|It would seem that some companies are more prone to the online pressures of a cool melody strummed from the guitar of a disgruntled customer. Amazingly, the United breaks guitars story got so much media attention that it quickly became a household name.|
Interviews with Rolling Stones, the CBS early show, CTV and CBC, Canada AM, FOX morning radio, BT and the slew of other appearances on radio and television programs helped this reputation attack reach new heights. It even knocked on the door of my neighbour who is a self-proclaimed computer... well, lets just say the opposite of savvy. He's a good neighbour and I'd like to keep it that way :)
But something my neighbour said to me got me thinking about the overall impact of one of the most aggressive reputation attacks I (and others) have ever seen. The question posed by my neighbour: What's changed since the online attack? His view was that even if he decided to boycott United Airlines based on Dave Carroll's account of dissatisfaction with baggage handling (resulting in breaking a guitar), what guarantee would he have that the other airlines would treat his baggage any differently? And if faced with boarding a United flight because its the only option for a connecting flight, the lag from travel and longing to arrive home would very likely win out over any act of protest or request for a change in carrier.
This predicament made sense and might lead one to question whether this is an isolated incident, or a much bigger problem with an entire industry? I'm certain each one of us has a negative experience to share about any number of airlines that could lend itself to the belief that the industry has hit some serious reputation turbulence over the years. And while I reserve some judgement over the fact that many airlines have made improvements to their reputation and image, a question still remains: why do people continue to do business with airlines that continue to stick their heads in the sand, or worse, don't even care about what anyone thinks or says?
Perhaps what we are witnessing has less to do with brand resistance to online reputation attacks; rather, the beginning of a reputation management future where the social Web is inundated with so many human transactions and experiences that the negative incident ratio of a company or brand becomes less important in informing consumer choices. Beneath the surface of such a theory is the basic premise that while we want to command a high rate of pay at our jobs, we are more likely to gravitate towards spending low on goods and services. Taking this premise towards the path of logical conclusion, having a bad customer service experience once in awhile may be tolerable when it translates to having less of a financial burden on our pocketbooks. Sadly, this theory will eventually fall apart at the seams, and if followed blindly, may result in more than reputation loss.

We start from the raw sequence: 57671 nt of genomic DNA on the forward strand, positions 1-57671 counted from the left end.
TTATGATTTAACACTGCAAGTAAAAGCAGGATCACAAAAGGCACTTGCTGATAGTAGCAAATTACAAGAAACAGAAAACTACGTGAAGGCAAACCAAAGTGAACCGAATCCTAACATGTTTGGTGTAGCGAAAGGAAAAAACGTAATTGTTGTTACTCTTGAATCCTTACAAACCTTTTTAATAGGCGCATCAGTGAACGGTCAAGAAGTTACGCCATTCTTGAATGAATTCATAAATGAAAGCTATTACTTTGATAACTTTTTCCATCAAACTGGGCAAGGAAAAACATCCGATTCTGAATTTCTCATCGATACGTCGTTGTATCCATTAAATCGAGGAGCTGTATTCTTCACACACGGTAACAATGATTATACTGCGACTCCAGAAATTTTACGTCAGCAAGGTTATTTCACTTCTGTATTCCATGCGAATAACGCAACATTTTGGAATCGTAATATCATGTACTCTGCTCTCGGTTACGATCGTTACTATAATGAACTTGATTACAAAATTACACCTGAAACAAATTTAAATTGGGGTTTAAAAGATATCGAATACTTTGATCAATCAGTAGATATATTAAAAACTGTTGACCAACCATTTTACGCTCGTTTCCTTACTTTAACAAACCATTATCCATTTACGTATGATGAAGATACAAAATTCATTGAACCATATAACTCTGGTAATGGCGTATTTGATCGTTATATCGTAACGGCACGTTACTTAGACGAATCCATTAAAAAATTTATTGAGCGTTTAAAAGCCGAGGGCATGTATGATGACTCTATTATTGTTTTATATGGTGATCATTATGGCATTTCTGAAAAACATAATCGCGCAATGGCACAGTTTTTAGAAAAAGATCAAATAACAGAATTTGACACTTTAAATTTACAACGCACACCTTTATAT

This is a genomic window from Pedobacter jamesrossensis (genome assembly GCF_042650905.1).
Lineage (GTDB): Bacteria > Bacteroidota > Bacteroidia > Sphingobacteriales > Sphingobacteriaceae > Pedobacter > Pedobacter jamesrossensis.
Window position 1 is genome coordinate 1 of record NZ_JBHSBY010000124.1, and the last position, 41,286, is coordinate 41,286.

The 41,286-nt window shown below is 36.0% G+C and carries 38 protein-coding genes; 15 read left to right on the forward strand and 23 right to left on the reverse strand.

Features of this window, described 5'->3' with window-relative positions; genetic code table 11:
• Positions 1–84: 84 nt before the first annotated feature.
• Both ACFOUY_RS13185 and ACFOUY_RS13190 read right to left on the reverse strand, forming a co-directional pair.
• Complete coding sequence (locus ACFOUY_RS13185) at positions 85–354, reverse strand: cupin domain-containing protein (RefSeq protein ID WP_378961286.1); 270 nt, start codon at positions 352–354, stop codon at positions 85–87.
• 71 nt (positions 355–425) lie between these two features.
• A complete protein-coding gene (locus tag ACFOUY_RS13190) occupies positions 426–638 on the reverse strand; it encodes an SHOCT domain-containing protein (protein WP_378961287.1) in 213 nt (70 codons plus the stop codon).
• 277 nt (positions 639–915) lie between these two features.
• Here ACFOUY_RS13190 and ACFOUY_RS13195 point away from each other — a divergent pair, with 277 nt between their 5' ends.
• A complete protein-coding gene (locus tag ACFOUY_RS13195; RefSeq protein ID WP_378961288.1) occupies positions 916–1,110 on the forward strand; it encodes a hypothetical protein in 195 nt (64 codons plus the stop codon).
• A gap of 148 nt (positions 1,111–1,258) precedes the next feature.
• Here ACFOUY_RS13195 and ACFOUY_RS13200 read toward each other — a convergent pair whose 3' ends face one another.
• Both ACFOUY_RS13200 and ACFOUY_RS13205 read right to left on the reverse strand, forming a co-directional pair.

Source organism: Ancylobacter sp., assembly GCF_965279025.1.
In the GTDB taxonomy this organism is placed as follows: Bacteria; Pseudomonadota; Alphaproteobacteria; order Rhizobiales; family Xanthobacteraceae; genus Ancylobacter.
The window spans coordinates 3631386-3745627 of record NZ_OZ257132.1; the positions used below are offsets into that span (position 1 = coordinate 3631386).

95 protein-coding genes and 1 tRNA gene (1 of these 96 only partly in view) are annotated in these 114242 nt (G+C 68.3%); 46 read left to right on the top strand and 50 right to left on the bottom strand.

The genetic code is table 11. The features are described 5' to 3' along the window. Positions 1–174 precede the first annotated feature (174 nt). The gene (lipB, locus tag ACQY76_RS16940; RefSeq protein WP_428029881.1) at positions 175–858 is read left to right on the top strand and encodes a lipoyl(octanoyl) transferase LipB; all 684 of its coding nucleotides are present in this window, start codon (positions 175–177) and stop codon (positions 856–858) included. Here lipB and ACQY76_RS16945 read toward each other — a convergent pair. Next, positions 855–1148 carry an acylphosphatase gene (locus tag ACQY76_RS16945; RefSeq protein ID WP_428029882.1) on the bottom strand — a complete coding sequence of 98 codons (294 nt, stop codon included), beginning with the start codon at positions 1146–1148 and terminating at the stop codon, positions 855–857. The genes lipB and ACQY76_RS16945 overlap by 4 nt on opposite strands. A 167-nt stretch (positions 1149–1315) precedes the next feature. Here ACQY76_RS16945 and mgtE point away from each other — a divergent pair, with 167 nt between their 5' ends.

The good news is that it appears some companies don't want to have any part in alternate futures where reputations are scattered in the wind, even when its meant earning the reputation of a thick-skinned survivor. We've all heard the "Dell Hell" story, but in today's Toronto Star article, Joseph Thornely of Thornley Fallis describes how Dell came through in repairing his computer. A feat complicated by long-distance travel, and rather than copping-out to excuses and geographical constraints, Dell chose to roll-up its sleeves and do the right thing. This is more than a good reputation turnaround story. Perhaps the past had much to do with informing Dell's future steps, especially in the way it approaches customer complaints.
The takeaway. Forget the reputation resistance stuff. It makes for good mythology (and even that's debatable), but that is about it. There is a valuable lesson to be learned from stories like Dell's. Companies that realize building relationships with customers as being inextricably linked to bolstering ones reputation are those at the forefront of taking reputation management to an art form. This isn't just some fancy cliche to drop at the end of a post (even though it conveniently finds itself here) - one can never overstate the importance of having a human touch point that is accessible and welcoming. It is the best ally to safeguarding online reputations and can make all the difference between consumers perceiving your brand as "second rate" when you'd much rather have them thinking "second to none."
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